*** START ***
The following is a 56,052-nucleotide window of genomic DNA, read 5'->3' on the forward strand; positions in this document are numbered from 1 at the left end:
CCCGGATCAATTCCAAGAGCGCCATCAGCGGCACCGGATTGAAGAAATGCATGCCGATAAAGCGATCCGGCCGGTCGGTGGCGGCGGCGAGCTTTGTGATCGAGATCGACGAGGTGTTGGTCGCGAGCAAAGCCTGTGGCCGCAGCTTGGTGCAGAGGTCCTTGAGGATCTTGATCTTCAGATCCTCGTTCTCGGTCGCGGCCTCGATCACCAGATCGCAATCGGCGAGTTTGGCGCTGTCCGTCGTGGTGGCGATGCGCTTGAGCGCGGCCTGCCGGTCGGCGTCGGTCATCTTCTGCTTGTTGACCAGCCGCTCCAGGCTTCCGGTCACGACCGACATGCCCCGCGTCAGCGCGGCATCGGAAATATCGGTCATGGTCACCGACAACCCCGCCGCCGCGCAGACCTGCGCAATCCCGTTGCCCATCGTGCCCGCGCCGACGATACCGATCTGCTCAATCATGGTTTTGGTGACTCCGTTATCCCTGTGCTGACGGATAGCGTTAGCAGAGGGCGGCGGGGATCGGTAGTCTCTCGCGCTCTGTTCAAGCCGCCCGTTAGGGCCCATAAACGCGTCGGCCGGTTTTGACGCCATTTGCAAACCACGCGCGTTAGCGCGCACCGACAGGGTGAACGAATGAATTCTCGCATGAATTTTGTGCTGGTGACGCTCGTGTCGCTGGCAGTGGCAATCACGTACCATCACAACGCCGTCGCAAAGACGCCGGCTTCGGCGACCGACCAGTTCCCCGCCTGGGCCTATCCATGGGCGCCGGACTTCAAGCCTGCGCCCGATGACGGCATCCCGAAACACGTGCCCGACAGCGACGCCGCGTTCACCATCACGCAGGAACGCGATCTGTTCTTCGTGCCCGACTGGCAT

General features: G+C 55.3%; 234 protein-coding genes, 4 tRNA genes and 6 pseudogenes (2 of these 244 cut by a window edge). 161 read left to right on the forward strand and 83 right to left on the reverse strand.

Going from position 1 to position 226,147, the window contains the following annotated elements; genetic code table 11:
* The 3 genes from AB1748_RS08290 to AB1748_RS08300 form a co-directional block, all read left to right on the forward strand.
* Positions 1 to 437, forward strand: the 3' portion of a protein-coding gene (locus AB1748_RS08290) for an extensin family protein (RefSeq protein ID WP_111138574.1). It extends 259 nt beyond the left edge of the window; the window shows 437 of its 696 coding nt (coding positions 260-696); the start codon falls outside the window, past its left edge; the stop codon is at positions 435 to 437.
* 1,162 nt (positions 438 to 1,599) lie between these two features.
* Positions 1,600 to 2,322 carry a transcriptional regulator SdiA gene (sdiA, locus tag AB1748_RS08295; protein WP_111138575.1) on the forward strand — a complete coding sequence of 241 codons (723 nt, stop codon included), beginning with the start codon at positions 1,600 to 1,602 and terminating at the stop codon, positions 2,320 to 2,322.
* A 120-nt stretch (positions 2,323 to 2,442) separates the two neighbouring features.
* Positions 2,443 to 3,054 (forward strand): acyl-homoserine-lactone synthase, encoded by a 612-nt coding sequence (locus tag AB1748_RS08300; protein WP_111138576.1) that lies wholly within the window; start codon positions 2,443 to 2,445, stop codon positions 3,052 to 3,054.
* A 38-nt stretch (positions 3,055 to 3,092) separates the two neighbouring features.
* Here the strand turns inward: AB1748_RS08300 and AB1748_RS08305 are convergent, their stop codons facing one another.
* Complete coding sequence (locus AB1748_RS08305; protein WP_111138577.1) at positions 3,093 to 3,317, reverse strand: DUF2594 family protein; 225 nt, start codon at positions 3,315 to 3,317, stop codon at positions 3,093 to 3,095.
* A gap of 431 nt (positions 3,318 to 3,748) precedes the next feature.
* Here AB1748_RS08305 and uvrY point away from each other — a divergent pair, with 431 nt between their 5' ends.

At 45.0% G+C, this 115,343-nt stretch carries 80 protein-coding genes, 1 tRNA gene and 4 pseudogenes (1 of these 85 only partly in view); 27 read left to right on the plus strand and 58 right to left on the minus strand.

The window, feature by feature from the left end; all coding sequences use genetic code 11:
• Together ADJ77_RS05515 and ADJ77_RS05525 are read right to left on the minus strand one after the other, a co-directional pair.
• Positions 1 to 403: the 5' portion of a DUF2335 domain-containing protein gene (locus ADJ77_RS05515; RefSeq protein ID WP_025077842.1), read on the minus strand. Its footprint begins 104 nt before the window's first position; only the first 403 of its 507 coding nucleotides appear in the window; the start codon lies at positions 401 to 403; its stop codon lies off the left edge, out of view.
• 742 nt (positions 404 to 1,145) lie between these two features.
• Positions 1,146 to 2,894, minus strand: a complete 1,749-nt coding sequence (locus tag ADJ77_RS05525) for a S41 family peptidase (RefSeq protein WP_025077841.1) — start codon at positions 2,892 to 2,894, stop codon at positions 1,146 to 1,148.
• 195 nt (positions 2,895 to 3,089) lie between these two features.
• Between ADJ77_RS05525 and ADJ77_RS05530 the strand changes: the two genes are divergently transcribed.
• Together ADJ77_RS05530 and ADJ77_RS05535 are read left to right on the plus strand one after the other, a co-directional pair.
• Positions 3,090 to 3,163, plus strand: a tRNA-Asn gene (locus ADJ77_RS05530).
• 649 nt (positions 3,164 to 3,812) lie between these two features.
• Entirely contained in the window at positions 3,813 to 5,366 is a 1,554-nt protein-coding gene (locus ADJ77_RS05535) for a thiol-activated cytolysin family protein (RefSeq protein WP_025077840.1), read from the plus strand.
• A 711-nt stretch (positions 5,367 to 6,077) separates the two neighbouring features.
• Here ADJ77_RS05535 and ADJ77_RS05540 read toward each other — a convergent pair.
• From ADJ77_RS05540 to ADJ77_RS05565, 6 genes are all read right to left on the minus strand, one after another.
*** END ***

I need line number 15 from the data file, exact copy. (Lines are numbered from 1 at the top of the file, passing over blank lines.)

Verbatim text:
* Here AB1748_RS08305 and uvrY point away from each other — a divergent pair, with 431 nt between their 5' ends.